Data Security Management

Data / Disk Encryption

Secure Data Transmission

eMail / VPN Security

Physical security, network security and security of computer systems and files all need to be considered to ensure security of data and prevent unauthorised access, changes to data, disclosure or destruction of data. Data security may be needed to protect intellectual property rights, commercial interests, or to keep sensitive information safe. Arrangements need to be proportionate to the nature of the data and the risks involved. Attention to security is also needed when data are to be destroyed.

Tips ….


Data Security Requirements:

  • Control access to rooms and buildings where data computers or media are stored
  • Log access to and movement of all media and hardcopy material
  • Transport sensitive data only under exceptional circumstances
  • Sending data to a computer manufacturer may cause a breach of security so remove media storage devices first

Network security:

  • Do not store confidential data containing personal information on servers or computers connected to an external network, particularly servers that host internet services
  • Ensure you have strong firewall protection and security-related upgrades and patches to operating systems have been applied to avoid viruses and malware


Titan Atlas | Data Protection

As IT Professionals it is important to tighten all security within our organisations and that of our clients. It is also important as IT professionals to educate high end management, at board level if necessary, and insist that all possible security precautions are addressed as appropriate.

Of course there are risks with everything we do, but being an IT Pro you may not actually be aware of all the implications of data protection and what it entails. You may also find that your CEO is probably not up to date with it all either.

We can educate, direct, and manage your organisation to get you on the right track toward protecting your systems and associated data along with the supply of suitable network management tools to control your data security.

Data protection is of paramount importance to your business survival, reputation, and that of your customers and staff, so to help you get started here are some top tips from the ICO (Information Commissioners Office). Please consider this information very carefully.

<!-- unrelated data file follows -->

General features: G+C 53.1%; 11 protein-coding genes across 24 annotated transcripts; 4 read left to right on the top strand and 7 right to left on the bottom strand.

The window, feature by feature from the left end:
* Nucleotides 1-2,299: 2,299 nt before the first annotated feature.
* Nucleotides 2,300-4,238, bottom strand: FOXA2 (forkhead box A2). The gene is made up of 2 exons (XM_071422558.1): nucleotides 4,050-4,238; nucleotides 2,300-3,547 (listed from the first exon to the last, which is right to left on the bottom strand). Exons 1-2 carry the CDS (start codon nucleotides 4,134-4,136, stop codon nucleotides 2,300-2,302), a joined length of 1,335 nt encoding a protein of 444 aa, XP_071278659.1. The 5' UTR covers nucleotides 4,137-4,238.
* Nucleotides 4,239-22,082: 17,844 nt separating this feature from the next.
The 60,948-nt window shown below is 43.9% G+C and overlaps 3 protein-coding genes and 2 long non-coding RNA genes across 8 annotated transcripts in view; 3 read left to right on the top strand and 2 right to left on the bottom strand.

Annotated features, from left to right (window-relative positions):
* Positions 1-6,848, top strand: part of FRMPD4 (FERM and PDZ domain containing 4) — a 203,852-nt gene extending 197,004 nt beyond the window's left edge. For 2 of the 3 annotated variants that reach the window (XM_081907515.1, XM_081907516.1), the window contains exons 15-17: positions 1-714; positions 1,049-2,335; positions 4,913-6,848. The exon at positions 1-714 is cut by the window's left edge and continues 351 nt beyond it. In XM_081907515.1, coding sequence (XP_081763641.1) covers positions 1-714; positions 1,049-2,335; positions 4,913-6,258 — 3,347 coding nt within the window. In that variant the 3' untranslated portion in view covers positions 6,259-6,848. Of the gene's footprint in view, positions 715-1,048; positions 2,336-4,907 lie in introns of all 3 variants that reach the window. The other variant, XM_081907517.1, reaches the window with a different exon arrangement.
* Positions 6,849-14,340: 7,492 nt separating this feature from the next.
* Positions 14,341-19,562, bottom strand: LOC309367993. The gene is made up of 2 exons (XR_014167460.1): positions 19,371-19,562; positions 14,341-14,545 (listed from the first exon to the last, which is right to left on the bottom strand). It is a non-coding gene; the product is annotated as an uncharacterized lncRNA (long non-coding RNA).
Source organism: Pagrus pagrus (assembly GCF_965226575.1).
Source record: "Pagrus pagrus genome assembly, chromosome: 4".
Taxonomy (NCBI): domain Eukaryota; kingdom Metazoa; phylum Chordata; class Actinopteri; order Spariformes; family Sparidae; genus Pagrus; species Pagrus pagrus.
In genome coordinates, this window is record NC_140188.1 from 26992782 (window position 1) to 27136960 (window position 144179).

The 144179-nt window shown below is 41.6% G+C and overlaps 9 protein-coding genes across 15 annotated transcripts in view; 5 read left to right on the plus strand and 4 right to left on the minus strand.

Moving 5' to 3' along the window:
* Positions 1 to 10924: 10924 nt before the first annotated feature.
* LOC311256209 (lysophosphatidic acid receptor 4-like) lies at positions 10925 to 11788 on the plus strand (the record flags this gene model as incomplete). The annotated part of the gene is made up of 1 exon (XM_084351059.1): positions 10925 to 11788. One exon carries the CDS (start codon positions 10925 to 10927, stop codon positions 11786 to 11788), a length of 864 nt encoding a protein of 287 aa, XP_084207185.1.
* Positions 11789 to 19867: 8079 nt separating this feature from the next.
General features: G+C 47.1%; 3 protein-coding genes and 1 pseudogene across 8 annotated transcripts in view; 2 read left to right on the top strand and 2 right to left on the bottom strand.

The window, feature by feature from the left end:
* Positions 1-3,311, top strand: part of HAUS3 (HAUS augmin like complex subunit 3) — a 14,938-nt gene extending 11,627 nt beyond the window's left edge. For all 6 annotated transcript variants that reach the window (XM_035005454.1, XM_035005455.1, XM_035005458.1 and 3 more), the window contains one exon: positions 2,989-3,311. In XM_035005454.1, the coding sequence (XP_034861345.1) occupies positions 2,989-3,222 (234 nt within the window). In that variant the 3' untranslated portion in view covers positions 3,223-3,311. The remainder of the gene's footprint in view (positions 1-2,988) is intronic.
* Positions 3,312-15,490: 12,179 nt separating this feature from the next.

Our experience reveals that even the simplest of security tasks are overlooked in most business environments.

More Tips ….

For computer security:

  • Install a firewall and virus-checking on your computers.
  • Make sure that your operating system is set up to receive automatic updates.
  • Protect your computer by downloading the latest patches or security updates, which should cover vulnerabilities.
  • Only allow your staff access to the information they need to do their job and don’t let them share passwords.
  • Encrypt any personal information held electronically that would cause damage or distress if it were lost or stolen.
  • Take regular back-ups of the information on your computer system and keep them in a separate place so that if you lose your computers, you don’t lose the information.
  • Securely remove all personal information before disposing of old computers (by using technology or destroying the hard disk).
  • Consider installing an anti-spyware tool. Spyware is the generic name given to programs that are designed to secretly monitor your activities on your computer. Spyware can be unwittingly installed within other file and program downloads, and their use is often malicious. They can capture passwords, banking credentials and credit card details, then relay them back to fraudsters. Anti-spyware helps to monitor and protect your computer from spyware threats, and it is often free to use and update